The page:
According to a CareerBuilder survey, 41% of companies say hiring the wrong person costs them upwards of $25K, and 25% report a loss of more than $50K. Such losses are avoidable within your organization when you increase the effectiveness of your interviews.
As a hiring manager, you must approach each candidate carefully and conscientiously. Whether you’re new or experienced in your job, here are some fail-proof ways you can improve your interviews and discover the best candidate(s) for any position.
- Know the position inside and out
How well do you, as the hiring manager, understand the specific position you are trying to fill? Your company is made up of a variety of departments, but are you knowledgeable enough about each one to be able to spot a good fit for that department when you interview a candidate?
- Have an established set of questions for each applicant
Make sure you’re asking your candidates the same list of questions. This will make it easier to compare and rate the answers of each individual in order to reduce the hiring pool to the very best candidates.
- Practice your interviewing skills, demeanor, and etiquette
A bad interview isn’t always the fault of the candidate. Brush up on your skills and practice with others in your company, perhaps even someone in the department that has the open position you are filling.
- Build teamwork scenarios into your interviews
If you are interviewing a group of individuals, give the group an assignment that will allow you to observe each applicant’s teamwork skills and see who shines. If you’re only interviewing one candidate, pull in a few coworkers to help out.
- Become comfortable with awkward silences
A common mistake among new interviewers is to prattle. Interviews can be awkward and/or intimidating for everyone involved, and it can be tempting to fill those awkward silences in whatever way you can. Resist that urge. If you shift the responsibility of talking to the candidate, you’ll eventually start uncovering useful details about their personality, qualifications, and communication skills. Imagine you’re a therapist. Ask your prepared questions, and then wait for the answers, and keep waiting until you’re satisfied or until they’ve said all they can say about the topic. Remember, this isn’t any typical conversation; it’s an interview.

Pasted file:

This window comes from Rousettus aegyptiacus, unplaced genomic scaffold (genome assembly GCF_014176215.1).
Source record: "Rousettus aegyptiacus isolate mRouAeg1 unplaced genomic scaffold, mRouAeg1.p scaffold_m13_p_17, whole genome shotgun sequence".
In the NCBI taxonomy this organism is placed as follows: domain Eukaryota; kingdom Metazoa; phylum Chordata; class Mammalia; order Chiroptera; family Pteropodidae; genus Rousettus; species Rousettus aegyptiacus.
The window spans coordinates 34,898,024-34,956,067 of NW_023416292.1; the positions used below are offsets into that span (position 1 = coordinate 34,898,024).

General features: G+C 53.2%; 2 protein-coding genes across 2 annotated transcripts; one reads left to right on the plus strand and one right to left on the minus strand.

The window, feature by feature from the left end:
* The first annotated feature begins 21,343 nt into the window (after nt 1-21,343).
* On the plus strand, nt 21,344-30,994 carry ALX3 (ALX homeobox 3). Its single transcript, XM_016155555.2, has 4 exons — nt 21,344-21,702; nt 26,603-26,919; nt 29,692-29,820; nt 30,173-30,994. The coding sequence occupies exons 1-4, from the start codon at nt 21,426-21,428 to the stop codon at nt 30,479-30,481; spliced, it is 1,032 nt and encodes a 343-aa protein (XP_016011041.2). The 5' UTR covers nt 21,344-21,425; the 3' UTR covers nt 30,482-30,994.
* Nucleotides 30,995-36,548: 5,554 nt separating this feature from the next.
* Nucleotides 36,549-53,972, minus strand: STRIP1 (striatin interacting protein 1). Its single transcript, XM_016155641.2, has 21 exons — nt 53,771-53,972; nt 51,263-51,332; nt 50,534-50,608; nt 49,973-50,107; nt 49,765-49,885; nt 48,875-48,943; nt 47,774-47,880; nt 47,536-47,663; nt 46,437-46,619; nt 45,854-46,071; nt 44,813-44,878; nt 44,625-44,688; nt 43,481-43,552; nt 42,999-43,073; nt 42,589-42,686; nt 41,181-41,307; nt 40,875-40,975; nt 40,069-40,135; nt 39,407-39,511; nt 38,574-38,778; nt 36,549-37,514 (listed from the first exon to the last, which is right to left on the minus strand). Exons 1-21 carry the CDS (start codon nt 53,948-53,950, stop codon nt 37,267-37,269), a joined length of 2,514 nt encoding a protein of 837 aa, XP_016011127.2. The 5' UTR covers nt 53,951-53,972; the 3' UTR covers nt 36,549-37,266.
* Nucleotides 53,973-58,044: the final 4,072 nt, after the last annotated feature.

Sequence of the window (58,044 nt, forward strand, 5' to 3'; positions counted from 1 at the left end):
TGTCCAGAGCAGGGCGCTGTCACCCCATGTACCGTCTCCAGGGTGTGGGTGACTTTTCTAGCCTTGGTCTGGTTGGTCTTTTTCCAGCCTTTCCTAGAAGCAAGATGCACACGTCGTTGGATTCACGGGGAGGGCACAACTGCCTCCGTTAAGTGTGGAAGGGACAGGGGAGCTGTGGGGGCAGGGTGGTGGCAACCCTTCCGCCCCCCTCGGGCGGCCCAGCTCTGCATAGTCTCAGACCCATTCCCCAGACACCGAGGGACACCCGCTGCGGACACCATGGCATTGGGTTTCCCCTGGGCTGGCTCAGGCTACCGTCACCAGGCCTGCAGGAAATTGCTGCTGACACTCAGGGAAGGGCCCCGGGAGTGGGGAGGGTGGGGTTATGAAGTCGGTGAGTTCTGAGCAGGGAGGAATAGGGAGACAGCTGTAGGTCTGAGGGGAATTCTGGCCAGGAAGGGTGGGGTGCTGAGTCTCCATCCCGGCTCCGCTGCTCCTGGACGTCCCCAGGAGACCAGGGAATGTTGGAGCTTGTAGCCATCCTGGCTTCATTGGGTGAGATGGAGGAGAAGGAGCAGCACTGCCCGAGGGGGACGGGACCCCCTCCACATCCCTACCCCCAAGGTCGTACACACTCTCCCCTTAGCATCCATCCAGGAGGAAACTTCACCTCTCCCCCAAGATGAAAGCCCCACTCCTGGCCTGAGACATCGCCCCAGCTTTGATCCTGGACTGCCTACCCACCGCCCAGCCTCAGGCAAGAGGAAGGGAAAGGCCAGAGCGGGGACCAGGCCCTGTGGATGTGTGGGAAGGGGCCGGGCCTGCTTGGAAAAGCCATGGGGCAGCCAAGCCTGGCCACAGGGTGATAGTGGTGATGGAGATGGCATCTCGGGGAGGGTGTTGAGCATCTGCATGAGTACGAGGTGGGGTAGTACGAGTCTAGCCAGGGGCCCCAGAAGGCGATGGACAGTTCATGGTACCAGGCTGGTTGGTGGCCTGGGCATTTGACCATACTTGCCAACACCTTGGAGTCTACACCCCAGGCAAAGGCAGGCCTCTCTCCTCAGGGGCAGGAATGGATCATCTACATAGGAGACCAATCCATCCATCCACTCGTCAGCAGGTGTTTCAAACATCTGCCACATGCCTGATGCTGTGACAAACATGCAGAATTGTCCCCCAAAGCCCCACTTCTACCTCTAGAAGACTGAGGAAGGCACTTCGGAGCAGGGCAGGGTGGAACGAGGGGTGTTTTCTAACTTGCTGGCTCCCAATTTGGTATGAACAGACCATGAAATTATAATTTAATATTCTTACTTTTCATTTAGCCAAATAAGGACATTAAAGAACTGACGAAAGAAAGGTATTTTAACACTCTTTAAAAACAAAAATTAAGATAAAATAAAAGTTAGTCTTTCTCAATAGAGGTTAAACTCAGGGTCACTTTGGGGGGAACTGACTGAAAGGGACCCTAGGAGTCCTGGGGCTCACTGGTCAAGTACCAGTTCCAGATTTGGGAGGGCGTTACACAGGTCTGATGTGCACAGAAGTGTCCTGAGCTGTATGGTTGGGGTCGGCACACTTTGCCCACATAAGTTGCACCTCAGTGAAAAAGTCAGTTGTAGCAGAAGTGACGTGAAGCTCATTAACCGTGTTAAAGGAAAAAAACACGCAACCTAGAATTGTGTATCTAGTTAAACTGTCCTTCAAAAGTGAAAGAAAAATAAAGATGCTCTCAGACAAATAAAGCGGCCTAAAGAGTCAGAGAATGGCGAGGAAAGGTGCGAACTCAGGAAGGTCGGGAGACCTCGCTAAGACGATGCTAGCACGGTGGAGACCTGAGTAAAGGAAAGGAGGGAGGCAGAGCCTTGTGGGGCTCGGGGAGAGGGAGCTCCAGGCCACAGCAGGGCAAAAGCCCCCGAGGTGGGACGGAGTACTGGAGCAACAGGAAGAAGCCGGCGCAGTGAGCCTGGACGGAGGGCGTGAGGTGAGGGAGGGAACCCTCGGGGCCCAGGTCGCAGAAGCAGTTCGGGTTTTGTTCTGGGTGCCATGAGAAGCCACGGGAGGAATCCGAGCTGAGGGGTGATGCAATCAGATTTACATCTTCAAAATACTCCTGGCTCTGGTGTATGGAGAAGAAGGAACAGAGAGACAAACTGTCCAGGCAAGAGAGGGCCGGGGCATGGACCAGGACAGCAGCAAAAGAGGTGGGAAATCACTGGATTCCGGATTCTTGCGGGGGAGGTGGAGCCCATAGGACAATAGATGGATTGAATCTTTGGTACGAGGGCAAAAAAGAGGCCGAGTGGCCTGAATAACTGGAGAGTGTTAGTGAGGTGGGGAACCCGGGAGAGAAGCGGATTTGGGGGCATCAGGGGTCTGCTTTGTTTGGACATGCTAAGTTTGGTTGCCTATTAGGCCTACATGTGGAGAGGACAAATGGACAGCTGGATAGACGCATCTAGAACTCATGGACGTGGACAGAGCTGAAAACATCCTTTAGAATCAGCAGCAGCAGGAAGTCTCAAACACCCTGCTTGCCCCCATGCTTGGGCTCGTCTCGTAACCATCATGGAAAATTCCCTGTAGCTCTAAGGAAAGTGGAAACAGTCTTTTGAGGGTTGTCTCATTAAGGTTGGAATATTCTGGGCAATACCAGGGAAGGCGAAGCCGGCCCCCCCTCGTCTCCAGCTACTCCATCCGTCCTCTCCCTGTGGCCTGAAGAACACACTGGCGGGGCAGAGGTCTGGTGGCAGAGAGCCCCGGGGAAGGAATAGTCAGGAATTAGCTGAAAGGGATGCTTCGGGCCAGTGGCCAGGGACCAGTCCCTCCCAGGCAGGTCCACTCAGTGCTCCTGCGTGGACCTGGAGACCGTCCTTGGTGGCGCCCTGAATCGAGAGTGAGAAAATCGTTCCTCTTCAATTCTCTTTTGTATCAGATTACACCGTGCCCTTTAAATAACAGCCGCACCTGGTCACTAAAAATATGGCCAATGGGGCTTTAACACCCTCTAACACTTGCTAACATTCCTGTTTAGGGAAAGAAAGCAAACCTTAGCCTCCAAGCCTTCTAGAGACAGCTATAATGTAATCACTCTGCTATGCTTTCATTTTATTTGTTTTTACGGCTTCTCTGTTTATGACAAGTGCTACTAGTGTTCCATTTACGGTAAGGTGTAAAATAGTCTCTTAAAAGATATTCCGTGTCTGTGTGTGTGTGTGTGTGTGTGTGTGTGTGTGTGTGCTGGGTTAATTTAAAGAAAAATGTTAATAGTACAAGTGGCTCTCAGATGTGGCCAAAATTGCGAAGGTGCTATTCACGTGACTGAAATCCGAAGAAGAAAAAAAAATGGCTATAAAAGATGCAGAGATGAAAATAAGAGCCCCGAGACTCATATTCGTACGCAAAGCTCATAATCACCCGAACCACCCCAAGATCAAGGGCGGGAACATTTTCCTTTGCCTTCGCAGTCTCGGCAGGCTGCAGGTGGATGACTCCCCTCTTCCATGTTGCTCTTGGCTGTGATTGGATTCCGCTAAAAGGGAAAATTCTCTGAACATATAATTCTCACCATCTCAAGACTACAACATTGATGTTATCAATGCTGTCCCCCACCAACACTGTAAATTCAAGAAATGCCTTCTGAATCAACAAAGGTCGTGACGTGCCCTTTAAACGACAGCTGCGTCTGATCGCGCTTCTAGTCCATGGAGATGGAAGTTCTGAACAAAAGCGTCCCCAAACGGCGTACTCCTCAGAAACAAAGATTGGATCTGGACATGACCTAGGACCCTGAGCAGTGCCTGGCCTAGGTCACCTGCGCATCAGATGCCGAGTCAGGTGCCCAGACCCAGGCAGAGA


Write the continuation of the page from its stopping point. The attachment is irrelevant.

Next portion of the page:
- Be prepared
You should come to every interview prepared with a list of information you want to learn about an applicant. Get yourself out of the conversational mindset and don’t wait until you’re in the interview to start thinking up questions to ask. You may be able to make this work in meetings and in other aspects of your job, but in an interview, this isn’t the recommended strategy.
- Pay attention to your phrasing
In a conversation, “Tell me about yourself,” is a fantastic ice breaker, and the resulting answer will be general and erratic because the statement itself is general. Instead, phrase your questions to be specific and targeted. For example, “Take everything you’ve learned about the role and the company and tell me how you feel you’d be able to positively contribute,” would be a much more focused question to ask.
Naturally, you should never extend an offer to a candidate without conducting a thorough background check first. Talk to VICTIG to find a plan that suits your needs.